Image: Two red heart-shaped balloons against blue sky
Source: Pixabay

Monogamous people who live apart might find it more difficult because they are generally not supposed to date other people while separated from their mate. This can create issues when a partner gets a new opportunity to go to school or take a job elsewhere, or must move back to their city of origin in order to care for family members who are ill or need assistance. The monogamous partner generally must either move with their mate who is relocating, convince their partner to stay in the same place and avoid relocating, or attempt to maintain monogamy with less in-person contact. Any one of these scenarios can put a strain on a relationship.

Polyamorous people, in contrast, have another option to both remain in relationship with their partner from a previous location and seek additional partners in their new location. This can foster very long-term relationships among people who live in different states or even on different continents. Sometimes these relationships remain sexually intimate for decades, and in other cases, people go in and out of sexual contact, sometimes for years at a time.

Absence Makes the NRE Last Longer

In polyamorous lingo, NRE stands for New Relationship Energy: the bubbly, exciting, glowing feeling people get when they are thrilled about a new relationship before they know each others' flaws, when everything the other person says is fascinating, and all of their habits are adorable. People in other kinds of relationships feel it as well, and sometimes call it infatuation or falling in love.

Image: Bathtub with a trail of flower petals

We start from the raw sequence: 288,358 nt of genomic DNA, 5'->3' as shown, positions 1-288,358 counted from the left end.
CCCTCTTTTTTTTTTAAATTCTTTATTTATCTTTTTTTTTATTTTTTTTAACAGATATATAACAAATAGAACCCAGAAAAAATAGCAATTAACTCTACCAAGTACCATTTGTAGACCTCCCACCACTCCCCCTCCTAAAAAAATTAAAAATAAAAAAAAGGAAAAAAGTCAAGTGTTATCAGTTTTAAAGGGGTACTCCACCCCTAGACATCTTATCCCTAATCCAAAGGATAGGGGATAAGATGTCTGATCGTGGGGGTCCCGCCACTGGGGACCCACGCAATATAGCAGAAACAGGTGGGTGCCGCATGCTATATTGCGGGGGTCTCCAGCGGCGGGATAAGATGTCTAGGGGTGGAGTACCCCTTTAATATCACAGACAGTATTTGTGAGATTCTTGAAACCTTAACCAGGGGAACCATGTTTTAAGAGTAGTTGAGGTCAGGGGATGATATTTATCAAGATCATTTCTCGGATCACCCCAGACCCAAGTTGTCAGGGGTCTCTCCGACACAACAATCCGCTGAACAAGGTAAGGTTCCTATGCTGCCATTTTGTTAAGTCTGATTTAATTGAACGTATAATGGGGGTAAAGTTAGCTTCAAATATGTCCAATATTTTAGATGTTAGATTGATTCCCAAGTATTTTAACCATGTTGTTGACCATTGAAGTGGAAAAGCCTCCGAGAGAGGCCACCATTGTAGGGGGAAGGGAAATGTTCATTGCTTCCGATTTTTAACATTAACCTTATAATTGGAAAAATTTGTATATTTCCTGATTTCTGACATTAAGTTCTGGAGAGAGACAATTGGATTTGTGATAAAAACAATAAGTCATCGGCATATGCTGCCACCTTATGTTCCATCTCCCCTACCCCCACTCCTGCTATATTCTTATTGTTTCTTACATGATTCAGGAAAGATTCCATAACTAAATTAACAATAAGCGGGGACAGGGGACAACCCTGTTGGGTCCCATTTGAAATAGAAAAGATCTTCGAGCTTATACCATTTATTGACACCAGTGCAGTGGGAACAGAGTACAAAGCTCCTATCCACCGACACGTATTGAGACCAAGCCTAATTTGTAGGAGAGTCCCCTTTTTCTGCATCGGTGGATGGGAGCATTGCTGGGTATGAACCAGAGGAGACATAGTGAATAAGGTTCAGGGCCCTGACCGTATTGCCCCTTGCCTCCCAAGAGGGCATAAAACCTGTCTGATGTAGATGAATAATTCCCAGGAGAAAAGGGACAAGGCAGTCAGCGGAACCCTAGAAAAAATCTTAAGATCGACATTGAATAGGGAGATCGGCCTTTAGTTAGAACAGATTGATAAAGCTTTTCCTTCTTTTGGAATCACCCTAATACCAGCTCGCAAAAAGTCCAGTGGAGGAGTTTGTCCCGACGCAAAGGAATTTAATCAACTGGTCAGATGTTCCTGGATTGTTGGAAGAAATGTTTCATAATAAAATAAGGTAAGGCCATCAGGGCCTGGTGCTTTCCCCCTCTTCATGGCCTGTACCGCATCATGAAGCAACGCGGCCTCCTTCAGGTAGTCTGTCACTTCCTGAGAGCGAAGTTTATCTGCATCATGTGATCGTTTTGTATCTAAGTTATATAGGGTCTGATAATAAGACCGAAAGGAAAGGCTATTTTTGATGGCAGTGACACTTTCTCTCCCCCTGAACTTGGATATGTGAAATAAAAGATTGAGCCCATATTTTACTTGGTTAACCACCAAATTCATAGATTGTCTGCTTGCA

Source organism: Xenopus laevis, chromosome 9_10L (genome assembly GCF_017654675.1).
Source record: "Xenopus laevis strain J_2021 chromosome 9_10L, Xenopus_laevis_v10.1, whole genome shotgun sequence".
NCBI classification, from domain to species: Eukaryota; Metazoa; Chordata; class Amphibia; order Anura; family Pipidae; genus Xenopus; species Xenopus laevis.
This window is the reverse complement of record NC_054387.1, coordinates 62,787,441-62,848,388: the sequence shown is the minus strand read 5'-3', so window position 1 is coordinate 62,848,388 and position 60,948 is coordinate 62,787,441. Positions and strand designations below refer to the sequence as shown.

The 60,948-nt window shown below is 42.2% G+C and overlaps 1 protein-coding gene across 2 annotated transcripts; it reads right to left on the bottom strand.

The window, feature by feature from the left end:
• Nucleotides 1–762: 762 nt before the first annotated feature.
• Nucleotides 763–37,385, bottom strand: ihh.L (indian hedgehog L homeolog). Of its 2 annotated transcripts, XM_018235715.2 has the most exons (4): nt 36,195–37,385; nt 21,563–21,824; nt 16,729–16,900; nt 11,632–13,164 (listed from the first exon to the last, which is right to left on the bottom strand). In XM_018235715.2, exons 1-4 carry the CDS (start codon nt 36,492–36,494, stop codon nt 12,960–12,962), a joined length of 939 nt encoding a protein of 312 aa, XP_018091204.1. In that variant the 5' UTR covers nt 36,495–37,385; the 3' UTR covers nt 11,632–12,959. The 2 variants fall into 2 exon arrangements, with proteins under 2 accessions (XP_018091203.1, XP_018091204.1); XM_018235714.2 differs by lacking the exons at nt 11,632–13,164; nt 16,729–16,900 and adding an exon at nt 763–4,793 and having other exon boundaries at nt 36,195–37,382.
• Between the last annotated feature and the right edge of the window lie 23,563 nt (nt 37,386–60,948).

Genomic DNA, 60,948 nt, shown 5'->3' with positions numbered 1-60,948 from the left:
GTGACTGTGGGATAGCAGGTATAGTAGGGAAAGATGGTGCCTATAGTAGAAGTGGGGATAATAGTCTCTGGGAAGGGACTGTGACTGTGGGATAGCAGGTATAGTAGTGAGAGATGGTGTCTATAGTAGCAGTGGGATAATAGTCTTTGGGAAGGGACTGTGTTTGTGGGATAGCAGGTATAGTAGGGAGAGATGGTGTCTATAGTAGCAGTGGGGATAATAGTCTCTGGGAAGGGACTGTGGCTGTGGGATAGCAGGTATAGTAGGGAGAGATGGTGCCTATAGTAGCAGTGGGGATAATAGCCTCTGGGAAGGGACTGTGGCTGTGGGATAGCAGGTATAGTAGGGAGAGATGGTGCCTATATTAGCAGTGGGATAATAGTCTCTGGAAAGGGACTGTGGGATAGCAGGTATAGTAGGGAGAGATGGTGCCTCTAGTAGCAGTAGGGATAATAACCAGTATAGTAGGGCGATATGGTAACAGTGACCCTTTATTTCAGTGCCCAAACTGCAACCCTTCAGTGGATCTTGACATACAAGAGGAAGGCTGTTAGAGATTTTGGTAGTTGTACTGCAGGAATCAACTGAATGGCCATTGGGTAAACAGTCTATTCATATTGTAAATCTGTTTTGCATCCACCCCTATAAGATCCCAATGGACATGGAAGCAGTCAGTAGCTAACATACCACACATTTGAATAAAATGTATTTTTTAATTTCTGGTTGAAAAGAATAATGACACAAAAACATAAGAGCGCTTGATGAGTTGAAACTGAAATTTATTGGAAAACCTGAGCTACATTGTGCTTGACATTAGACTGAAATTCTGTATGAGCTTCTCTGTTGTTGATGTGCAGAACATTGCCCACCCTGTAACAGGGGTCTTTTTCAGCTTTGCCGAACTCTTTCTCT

Source: Pixabay

While people in long-distance relationships can sorely miss each other and wish fervently for more contact, they can also sometimes enjoy the emotional, mental, or physical distance from a mate. There is a certain elegance about a relationship that is in perpetual honeymoon mode, especially for people who have daily contact with other lovers. Maybe someone is in love with a person who has terrible politics but is an amazing dancer: in a long-distance relationship, those lovers can see each other occasionally to dance and make love all weekend. They would probably not get along as well if they saw each other often enough for the inevitable political disagreements to bubble to the surface.

People in long-distance relationships can also get pretty creative about using the phone, texting, and all sorts of live chatting apps and programs to stay connected. Even though it does not take the place of in-person contact, the presence of such a rich array of methods for communication makes maintaining a long-distance relationship easier than when writing love letters was the only option.

Finally, people in long-distance relationships visit when possible. Some log many hours flying to see a beloved, and others drive in for visits or meet somewhere between each person's home-base.

More from Elisabeth A. Sheff Ph.D., CSE